It is, indeed, very much not the same. I find it useful to think about something like [2x8] as a series of 2x8 blocks, one after another. Therefore, even though they would have the same memory requirements, [2x8], [8x2], [4x4], and [16] can represent different data arrangements when you're loading your data from memory. From that point of view, [2]x[8] can't be the same as [2x8] even if the scale for both dimensions is the same. In fact, I don't think something like [2]x[8] makes sense in the context of scalable vectors. For GPU thread blocks, the situation is different. I'm not involved with that work so I can't come up with anything on the spot, but I intuit it could have potentially useful cases. As this work progresses, I suspect we will need to come back to it.

jsetoain updated this revision to Diff 393535.Dec 10 2021, 10:42 AM
jsetoain marked 9 inline comments as done.

Addressed latest round of reviews

I've also moved a bunch of tests around. Scalable vector tests that are not SVE-specific have been moved either to Arithmetic or Vector, depending on their nature.


That's not exactly right. You can have a 2D scalable vector, and vscale represents its multiplicity, but you can't have a 2D scalable vector with two different scales (which we might want to have for GPUs). As it is, we can't represent those yet, so I don't think we need to clarify that in the description. I've added the multi-dimensional multi-scale vector and local/global scale to a TODO for future reference.


Not sure how to use Optional for Types, this is the only way I found to provide a default value in a type builder. In any case, I've changed it to "numScalableDims" as suggested by Nicolas. It makes code a bit less awkward and conveniently replaces a arguably ugly "first dimension = -1" to a more semantically sensible "number of dimensions = 0". If you still find this unacceptable, I can look into adding an "Optional" equivalent for types.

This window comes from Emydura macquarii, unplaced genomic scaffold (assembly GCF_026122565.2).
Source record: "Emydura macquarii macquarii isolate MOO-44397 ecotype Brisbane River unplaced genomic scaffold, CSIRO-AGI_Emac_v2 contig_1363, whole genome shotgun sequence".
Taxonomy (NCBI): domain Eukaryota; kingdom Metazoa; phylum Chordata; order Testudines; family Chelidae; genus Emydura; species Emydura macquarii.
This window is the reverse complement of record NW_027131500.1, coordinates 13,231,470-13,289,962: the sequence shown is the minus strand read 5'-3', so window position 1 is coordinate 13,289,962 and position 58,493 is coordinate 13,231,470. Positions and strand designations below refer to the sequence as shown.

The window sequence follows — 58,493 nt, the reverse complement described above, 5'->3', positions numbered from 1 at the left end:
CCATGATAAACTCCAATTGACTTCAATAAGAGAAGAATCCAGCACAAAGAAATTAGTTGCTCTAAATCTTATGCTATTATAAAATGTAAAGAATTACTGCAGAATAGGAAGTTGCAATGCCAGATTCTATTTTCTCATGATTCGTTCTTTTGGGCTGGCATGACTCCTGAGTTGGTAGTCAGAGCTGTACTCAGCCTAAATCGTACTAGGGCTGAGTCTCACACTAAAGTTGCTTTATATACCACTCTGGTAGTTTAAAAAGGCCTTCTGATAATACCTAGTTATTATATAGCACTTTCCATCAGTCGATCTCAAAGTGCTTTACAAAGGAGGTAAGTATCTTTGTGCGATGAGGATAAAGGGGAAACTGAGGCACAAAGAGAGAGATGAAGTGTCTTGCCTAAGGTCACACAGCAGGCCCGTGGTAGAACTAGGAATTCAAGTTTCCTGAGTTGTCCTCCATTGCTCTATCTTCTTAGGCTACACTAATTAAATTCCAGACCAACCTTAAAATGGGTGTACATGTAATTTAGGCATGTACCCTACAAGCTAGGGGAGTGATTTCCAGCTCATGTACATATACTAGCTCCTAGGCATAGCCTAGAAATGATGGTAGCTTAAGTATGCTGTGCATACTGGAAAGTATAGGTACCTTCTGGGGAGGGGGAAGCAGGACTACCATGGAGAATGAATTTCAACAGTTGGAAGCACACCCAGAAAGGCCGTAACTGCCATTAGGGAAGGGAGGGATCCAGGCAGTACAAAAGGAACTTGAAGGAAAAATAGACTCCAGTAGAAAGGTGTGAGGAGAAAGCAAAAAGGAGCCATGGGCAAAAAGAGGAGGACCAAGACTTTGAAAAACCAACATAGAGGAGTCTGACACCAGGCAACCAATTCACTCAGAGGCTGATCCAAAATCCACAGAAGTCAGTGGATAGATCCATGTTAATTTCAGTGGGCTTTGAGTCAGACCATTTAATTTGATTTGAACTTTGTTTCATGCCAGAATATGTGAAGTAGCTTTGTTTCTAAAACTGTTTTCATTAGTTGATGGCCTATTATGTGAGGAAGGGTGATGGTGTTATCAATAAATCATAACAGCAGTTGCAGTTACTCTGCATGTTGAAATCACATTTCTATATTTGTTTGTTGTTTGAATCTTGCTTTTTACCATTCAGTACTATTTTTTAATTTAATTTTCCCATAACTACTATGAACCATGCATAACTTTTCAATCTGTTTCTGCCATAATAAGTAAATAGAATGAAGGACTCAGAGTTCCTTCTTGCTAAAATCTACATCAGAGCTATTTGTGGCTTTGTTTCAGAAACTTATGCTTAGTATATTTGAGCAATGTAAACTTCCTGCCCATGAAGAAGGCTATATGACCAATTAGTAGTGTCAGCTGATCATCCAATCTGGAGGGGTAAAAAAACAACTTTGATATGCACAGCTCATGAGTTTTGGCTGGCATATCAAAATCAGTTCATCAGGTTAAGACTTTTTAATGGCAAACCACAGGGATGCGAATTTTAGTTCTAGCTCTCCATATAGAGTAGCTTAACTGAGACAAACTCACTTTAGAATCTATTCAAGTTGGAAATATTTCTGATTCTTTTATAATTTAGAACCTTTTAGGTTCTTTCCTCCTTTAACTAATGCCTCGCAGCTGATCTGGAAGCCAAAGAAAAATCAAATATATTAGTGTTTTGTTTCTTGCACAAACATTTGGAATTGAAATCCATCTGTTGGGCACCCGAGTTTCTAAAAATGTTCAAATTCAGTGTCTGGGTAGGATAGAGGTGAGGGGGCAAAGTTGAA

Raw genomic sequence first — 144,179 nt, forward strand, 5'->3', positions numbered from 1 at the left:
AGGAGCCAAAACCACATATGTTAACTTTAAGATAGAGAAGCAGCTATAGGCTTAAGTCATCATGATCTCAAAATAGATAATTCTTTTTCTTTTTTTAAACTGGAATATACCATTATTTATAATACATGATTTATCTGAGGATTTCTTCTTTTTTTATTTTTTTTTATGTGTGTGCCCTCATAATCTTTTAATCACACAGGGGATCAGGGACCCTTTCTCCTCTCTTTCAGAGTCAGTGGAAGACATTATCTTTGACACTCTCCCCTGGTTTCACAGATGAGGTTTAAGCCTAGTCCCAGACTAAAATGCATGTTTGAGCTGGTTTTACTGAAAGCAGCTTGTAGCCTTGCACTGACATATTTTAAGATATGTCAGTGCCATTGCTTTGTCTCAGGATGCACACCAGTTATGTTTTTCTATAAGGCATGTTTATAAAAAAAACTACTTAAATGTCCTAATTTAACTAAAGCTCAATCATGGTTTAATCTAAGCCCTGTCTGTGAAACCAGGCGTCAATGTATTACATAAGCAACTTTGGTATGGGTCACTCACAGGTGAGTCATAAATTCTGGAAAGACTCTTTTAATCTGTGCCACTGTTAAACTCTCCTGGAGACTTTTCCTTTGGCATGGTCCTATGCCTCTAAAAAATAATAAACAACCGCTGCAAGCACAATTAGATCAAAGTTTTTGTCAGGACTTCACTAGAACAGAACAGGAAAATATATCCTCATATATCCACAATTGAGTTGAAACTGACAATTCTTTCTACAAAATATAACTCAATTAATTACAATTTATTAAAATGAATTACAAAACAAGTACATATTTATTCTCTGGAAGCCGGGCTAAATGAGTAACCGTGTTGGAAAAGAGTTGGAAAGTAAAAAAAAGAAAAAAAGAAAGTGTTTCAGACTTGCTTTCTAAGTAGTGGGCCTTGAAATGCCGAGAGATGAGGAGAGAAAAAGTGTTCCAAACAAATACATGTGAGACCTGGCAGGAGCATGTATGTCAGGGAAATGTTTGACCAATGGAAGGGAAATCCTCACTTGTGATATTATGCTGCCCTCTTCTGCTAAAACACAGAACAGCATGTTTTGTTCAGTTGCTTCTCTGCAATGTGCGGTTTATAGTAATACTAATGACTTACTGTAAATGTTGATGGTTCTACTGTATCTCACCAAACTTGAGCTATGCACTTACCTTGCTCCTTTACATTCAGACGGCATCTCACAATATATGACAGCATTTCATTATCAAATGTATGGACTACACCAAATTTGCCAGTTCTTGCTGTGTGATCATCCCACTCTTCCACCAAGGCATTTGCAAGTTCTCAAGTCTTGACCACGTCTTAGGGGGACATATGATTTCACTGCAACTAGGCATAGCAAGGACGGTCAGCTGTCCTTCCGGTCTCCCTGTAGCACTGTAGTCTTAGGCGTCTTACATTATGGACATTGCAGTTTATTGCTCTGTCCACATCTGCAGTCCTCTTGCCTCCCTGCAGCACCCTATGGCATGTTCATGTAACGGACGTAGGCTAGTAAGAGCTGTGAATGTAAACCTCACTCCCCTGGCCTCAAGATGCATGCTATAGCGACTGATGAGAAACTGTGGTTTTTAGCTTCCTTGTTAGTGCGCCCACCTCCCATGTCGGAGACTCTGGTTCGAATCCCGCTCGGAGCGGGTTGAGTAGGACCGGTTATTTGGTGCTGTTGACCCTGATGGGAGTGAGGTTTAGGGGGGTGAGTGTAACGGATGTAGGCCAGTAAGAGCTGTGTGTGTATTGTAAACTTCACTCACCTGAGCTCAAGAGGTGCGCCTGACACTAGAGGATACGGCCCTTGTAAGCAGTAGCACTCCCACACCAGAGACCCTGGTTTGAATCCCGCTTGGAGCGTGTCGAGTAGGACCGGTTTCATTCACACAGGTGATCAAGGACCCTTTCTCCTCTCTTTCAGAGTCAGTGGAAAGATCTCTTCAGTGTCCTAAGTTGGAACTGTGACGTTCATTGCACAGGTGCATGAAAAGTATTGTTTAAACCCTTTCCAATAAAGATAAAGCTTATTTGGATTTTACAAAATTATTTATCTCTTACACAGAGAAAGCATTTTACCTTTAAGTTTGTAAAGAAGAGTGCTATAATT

RE follow-up PR, that was in my low priority TODO list, I'll move it to the main TODO, it should be a quick and easy change.

jsetoain edited the summary of this revision. (Show Details)Dec 10 2021, 10:45 AM
rriddle accepted this revision.Dec 10 2021, 7:27 PM

LG from my point-of-view, but also get an LGTM from Nicolas as well.


Can you move this into the documentation of the op? This seems useful to expose in the user facing docs.


I don't think we have a "good practices" manual, though that sounds useful.


If a verifier isn't necessary, you can just ignore it.


nit: Prefer pre-increment unless you need post increment behavior.


Same here.



This revision is now accepted and ready to land.Dec 10 2021, 7:27 PM
jsetoain updated this revision to Diff 393961.Dec 13 2021, 10:39 AM
jsetoain marked 7 inline comments as done.

Address reviewer comments

Addressed comments.

Thanks for getting these through @jsetoain !

jsetoain updated this revision to Diff 394198.Dec 14 2021, 3:16 AM

Rebase on main

This revision was automatically updated to reflect the committed changes.